In spite of an excellent day of cycling the day before, the effects of 140 miles still lingered in my legs as we set out.  The game plan was to take it recovery.  I caught up to UK Steve and Simon early  on and we stuck together for the remainder of the ride.  We knew it was going to be a short day, even with a later start time than usual.   There were really no sights to see along the way, unless you consider the sight of Steve giving it a yeoman's effort to change two flats occurring one mile apart involving different wheels.  In both cases an ABB van arrived with its highly valued floor pump.  Jim joked with us that they have tracking devices on all of us that show our location on a big screen in the van.  The occurrence of two flats was a deflating experience for Steve.  After the second, with only 7 miles to go, the wind had gone out of his sails.  He tried to overcome it by putting on a stunning display of pulling for 2 plus miles, but to no avail.  The tire gods had cast their shadow on him, and there was no escaping its darkness. 
     The countryside of upstate New York was a mix of farmland and small towns.  We saw a number of cyclists and joggers out today, obvious testament to how New Yorkers are more health conscious.  Living in the state where the center of the universe exists, (NYC), inspires this in an individual.  I would know because I was born here, although at the time I was growing up, we demonstrated this pride by trying to see how many hot dogs we could eat at one sitting.  Once in Batavia, we found an excellent local ice cream shop, Olivers, where we indulged in post ride treats, deserved or not.  I hope this doesn't sound the wrong way but after the miles we've done on this trip, doing 83 miles in a day is just not that much of an effort.  Then it was on to the hotel, which we discovered had changed its ownership from Holiday Inn to Clarion. Apparently the head honchos got tired of the smell of cat piss in the rooms and turned it over to Clarion.   Our rooms weren't ready, but we relaxed in the lobby draping ourselves over the furniture like passengers on a long layover waiting for a plane.  I again won the laundry lottery by arriving in time to be number two in the cue for the washer.  Even better luck is that I arranged with the number 3 person behind me to put my stuff in the dryer when my cycle was done.  I think this will be the last wash I'll do on this trip.  I  have 4 more days of cycling and now exactly 4 more days of clean biking clothes to wear.  It's worked out perfectly.  The end is almost in least as far as laundry is concerned.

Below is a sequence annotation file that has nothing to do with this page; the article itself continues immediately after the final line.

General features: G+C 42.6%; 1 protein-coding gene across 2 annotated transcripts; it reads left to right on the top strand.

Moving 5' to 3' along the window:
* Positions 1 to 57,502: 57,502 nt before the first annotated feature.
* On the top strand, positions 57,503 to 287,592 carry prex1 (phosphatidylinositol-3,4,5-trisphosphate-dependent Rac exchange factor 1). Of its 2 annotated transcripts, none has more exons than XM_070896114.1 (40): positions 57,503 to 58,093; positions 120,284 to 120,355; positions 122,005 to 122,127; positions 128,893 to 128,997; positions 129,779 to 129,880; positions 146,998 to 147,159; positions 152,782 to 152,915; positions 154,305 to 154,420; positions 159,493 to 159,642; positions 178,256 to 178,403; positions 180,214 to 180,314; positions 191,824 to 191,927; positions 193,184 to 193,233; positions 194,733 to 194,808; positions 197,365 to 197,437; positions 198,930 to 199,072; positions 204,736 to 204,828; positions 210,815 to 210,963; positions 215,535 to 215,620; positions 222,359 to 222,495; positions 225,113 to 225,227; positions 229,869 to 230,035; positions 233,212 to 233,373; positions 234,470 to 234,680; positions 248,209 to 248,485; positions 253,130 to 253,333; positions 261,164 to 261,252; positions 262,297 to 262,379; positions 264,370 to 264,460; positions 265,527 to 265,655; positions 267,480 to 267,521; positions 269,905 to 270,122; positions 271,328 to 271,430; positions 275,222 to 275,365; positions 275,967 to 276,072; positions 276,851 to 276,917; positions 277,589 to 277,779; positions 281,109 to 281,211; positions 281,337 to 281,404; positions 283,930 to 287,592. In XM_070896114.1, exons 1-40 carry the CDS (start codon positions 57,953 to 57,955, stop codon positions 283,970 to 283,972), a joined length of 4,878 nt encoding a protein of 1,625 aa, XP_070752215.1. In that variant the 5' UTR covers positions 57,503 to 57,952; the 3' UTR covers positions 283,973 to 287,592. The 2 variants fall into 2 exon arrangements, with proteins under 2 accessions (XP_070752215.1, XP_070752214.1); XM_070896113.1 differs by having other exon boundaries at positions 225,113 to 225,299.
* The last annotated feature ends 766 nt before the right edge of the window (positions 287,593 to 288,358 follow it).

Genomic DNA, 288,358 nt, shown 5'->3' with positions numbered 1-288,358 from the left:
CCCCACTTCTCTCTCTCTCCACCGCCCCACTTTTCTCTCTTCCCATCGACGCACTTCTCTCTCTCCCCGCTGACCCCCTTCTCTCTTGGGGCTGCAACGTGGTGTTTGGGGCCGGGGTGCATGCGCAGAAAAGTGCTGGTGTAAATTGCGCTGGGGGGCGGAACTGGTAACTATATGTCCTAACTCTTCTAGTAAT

This evening we had dinner at the hotel.  After our experience last night with a meal served so slowly, that you'd think we'd wandered into an alternative universe where time has no meaning, we swore off hotel dining once and for all.   However, a free drink coupon lured us in, suckers that we are, and before we knew it, we had eaten what turned out to be a pretty good meal.  So for the moment, all bets are off with regard to hotel food.  Such is life on the road.  Tomorrow we'll be back at it with a 120 mile ride to Liverpool, NY where I'm told on good authority from my British friends is the birthplace of the Beatles.